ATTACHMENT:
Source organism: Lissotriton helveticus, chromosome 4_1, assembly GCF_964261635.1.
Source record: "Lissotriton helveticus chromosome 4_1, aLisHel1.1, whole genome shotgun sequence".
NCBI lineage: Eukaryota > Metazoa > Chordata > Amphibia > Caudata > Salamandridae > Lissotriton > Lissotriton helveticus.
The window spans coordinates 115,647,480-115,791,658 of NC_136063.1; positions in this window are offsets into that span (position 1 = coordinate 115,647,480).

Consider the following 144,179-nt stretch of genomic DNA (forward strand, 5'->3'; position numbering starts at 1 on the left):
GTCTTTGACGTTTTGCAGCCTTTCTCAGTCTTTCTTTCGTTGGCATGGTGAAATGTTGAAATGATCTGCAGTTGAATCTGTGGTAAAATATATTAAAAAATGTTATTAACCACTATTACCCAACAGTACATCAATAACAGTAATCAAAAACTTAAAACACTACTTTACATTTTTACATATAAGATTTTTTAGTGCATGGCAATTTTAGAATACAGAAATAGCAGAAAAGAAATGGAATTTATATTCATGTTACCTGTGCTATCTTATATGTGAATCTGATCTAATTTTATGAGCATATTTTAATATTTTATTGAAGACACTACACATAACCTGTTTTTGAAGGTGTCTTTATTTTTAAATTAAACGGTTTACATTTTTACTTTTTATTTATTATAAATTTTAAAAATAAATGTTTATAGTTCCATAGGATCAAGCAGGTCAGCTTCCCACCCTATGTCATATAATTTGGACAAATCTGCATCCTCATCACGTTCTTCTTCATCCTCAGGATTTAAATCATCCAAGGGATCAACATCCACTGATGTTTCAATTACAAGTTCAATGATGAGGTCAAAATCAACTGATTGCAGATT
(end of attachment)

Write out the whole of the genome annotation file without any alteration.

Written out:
Source organism: Lissotriton helveticus, chromosome 4_1, assembly GCF_964261635.1.
Source record: "Lissotriton helveticus chromosome 4_1, aLisHel1.1, whole genome shotgun sequence".
NCBI lineage: Eukaryota > Metazoa > Chordata > Amphibia > Caudata > Salamandridae > Lissotriton > Lissotriton helveticus.
The window spans coordinates 115,647,480-115,791,658 of NC_136063.1; positions in this window are offsets into that span (position 1 = coordinate 115,647,480).

Consider the following 144,179-nt stretch of genomic DNA (forward strand, 5'->3'; position numbering starts at 1 on the left):
GTCTTTGACGTTTTGCAGCCTTTCTCAGTCTTTCTTTCGTTGGCATGGTGAAATGTTGAAATGATCTGCAGTTGAATCTGTGGTAAAATATATTAAAAAATGTTATTAACCACTATTACCCAACAGTACATCAATAACAGTAATCAAAAACTTAAAACACTACTTTACATTTTTACATATAAGATTTTTTAGTGCATGGCAATTTTAGAATACAGAAATAGCAGAAAAGAAATGGAATTTATATTCATGTTACCTGTGCTATCTTATATGTGAATCTGATCTAATTTTATGAGCATATTTTAATATTTTATTGAAGACACTACACATAACCTGTTTTTGAAGGTGTCTTTATTTTTAAATTAAACGGTTTACATTTTTACTTTTTATTTATTATAAATTTTAAAAATAAATGTTTATAGTTCCATAGGATCAAGCAGGTCAGCTTCCCACCCTATGTCATATAATTTGGACAAATCTGCATCCTCATCACGTTCTTCTTCATCCTCAGGATTTAAATCATCCAAGGGATCAACATCCACTGATGTTTCAATTACAAGTTCAATGATGAGGTCAAAATCAACTGATTGCAGATT